In 1878, Rainey was defeated in a second contest with Richardson, although black men continued to be elected for numerous local offices through much of the 19th century. White Democrats used their dominance of the state legislature to pass laws for segregation, Jim Crow and making voter registration more difficult, effectively disenfranchising black people. In 1895 they passed a new state constitution, that completed the disenfranchisement of most black people, stripping them of political power and excluding them from the political process for the next several decades into the 1960s. Congress, Rainey was appointed as a federal agent of the US Treasury Department for internal revenue in South Carolina. He held this position for two years, after which he began a career in private commerce. He worked in brokerage and banking in Washington, DC for five years.

He died the following year in Georgetown, the city of his birth. James Thomas Rapier (November 13, 1837 May 31, 1883) was an African-American politician from Alabama during the Reconstruction Era. He served as a United States Representative from Alabama, for one term from 1873 until 1875. Born free in Alabama, he received his higher education and law degree in Scotland and Canada before being admitted to the bar in Tennessee. Rapier was a nationally prominent figure in the Republican Party as one of seven blacks serving in the 43rd Congress.

He worked in 1874 for passage of the Civil Rights Act of 1875, which guaranteed equal access to accommodations. Rapier was born free in 1837 in Florence, Alabama to John H. Rapier, a prosperous local barber, and his wife, who were established free people of color. He had three older brothers.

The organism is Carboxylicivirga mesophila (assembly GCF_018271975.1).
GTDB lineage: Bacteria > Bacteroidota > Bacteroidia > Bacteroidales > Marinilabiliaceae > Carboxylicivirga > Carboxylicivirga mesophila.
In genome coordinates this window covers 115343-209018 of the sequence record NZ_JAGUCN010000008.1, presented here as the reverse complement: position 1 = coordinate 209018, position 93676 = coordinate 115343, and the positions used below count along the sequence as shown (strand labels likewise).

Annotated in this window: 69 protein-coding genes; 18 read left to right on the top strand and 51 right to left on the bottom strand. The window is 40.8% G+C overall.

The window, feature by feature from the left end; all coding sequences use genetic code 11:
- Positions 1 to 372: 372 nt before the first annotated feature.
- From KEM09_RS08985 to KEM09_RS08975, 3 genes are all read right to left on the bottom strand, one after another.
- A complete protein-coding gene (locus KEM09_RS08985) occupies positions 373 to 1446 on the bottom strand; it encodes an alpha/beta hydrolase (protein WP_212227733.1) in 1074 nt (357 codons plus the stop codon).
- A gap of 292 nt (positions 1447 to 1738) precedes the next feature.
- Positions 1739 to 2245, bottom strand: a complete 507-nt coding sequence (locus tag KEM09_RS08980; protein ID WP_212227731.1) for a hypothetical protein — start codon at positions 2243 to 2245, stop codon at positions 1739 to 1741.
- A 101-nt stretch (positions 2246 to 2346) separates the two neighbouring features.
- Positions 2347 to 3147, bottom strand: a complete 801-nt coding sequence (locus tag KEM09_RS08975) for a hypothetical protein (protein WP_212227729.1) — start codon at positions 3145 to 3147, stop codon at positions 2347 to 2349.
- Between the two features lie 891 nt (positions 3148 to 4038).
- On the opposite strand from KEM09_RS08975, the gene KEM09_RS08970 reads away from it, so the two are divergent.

His father had been emancipated in 1829; his mother was born into a free black family of Baltimore, Maryland. She died in 1841 when Rapier was four years old. In 1842 James and his brother John Jr.

Went to Nashville, Tennessee to live with their paternal grandmother Sally Thomas. [2][3] There they attended a school for African-American children, and learned to read and write. In 1856 Rapier traveled to Canada with his uncle Henry Thomas, his father's half-brother, who settled in Buxton, Ontario, an all-black community made up chiefly of African Americans. It was developed with the aid of Rev. William King, a Scots-American Presbyterian missionary.

King had bought land (with Canadian government approval) for resettlement of black American refugees who had escaped to Canada during the slavery years via the Underground Railroad. The African Americans were building a thriving community, and Rapier's uncle had property there. Rapier attended the Buxton Mission School, which was highly respected and had a classical education.

He pursued higher education in three stages, first earning a teaching degree in 1856 at a normal school in Toronto. He traveled to Scotland to study at University of Glasgow. Returning to Canada, he completed his law degree at Montreal College and was admitted to the bar.